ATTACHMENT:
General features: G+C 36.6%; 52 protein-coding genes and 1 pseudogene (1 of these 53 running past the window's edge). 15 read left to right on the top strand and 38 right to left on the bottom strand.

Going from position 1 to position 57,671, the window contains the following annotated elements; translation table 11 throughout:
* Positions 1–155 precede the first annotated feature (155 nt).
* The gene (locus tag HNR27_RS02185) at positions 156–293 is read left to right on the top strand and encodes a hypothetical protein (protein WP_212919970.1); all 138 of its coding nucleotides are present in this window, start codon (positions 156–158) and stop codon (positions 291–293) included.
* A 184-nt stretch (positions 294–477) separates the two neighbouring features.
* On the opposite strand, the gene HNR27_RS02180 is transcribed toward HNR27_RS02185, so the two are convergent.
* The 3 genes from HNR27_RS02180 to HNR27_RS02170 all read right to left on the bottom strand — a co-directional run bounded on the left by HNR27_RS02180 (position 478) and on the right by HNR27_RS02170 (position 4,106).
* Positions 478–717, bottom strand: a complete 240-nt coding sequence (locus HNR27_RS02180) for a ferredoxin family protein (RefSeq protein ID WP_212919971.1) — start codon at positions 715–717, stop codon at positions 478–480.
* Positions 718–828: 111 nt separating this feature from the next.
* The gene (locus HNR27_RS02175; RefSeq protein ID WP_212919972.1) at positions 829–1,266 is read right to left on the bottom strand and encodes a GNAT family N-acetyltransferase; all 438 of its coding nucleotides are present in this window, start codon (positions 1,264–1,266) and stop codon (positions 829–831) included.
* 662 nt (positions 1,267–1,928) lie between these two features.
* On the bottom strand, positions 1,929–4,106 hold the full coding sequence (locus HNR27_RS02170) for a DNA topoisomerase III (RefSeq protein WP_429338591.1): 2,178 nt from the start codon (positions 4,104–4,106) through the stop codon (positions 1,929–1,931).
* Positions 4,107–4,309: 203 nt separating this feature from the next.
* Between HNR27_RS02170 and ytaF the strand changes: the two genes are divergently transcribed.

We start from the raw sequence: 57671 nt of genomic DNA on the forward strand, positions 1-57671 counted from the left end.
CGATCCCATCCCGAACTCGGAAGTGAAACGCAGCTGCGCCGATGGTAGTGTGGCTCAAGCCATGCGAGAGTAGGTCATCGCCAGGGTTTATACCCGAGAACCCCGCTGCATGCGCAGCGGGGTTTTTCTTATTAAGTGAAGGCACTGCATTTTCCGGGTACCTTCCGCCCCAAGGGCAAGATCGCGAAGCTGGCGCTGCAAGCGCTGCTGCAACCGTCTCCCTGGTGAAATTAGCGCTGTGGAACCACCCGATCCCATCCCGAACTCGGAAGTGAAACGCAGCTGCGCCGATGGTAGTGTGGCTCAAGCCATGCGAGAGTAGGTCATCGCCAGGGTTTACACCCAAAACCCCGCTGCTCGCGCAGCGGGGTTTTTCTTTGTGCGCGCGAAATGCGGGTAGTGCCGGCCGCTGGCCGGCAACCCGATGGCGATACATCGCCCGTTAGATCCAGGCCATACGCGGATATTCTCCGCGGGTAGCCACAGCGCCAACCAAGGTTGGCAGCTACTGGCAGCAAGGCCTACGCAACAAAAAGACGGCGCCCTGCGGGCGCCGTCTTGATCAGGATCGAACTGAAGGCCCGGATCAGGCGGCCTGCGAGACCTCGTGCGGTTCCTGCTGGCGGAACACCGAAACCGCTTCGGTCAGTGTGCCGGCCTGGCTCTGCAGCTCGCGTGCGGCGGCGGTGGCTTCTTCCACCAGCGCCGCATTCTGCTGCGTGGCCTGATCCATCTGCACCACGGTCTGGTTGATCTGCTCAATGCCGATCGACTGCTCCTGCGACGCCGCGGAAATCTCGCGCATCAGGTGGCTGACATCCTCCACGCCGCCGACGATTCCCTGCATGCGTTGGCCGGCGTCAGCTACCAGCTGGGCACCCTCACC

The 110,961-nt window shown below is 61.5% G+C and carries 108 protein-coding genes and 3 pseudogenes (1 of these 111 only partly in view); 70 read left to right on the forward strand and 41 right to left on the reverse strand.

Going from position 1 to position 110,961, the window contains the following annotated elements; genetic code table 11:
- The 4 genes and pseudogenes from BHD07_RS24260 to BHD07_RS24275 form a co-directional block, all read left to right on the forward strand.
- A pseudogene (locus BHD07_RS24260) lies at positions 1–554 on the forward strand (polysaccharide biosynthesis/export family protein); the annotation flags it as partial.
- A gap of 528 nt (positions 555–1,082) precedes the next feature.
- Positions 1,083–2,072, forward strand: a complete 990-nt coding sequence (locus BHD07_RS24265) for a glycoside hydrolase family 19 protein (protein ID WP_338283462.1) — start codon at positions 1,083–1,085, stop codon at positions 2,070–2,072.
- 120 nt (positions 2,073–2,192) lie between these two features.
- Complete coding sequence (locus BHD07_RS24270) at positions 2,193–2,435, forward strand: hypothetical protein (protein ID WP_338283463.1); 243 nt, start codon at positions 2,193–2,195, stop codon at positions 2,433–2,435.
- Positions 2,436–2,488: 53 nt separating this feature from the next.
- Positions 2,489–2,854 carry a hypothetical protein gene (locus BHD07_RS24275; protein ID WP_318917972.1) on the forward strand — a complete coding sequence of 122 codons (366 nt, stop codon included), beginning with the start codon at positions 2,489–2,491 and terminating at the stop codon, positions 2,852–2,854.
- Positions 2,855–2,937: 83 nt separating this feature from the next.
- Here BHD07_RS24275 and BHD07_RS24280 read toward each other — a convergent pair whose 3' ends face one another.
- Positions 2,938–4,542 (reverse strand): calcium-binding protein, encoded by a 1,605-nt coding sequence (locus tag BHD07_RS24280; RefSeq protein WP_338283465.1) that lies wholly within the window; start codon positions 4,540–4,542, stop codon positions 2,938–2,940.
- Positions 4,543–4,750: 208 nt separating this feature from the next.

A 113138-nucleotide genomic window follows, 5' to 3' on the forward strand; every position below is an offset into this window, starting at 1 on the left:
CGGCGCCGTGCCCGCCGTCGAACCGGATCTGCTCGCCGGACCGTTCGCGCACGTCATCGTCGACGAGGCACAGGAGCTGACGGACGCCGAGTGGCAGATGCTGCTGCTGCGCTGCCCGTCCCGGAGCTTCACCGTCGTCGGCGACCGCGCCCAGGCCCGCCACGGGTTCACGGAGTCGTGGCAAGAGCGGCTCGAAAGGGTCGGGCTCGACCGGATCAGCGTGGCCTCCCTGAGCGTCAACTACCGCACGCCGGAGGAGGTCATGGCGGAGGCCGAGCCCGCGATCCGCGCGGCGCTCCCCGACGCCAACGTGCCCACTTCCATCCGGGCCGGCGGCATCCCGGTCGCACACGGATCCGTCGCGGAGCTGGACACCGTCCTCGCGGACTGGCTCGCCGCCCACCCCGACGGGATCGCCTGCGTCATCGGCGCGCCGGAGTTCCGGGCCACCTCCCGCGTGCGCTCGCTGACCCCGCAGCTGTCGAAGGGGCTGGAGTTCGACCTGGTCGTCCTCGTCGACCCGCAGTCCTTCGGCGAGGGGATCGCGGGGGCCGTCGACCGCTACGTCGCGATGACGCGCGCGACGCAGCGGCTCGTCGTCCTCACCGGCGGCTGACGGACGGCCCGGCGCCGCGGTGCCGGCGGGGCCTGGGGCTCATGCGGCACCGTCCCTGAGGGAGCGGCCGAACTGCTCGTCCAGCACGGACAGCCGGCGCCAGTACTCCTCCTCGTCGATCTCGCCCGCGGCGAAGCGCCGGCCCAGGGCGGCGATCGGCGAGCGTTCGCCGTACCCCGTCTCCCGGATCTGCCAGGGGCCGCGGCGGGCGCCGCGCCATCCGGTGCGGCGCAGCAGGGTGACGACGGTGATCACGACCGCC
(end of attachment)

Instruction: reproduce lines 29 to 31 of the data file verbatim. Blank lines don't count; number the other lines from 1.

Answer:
- Positions 2,938–4,542 (reverse strand): calcium-binding protein, encoded by a 1,605-nt coding sequence (locus tag BHD07_RS24280; RefSeq protein WP_338283465.1) that lies wholly within the window; start codon positions 4,540–4,542, stop codon positions 2,938–2,940.
- Positions 4,543–4,750: 208 nt separating this feature from the next.

A 113138-nucleotide genomic window follows, 5' to 3' on the forward strand; every position below is an offset into this window, starting at 1 on the left: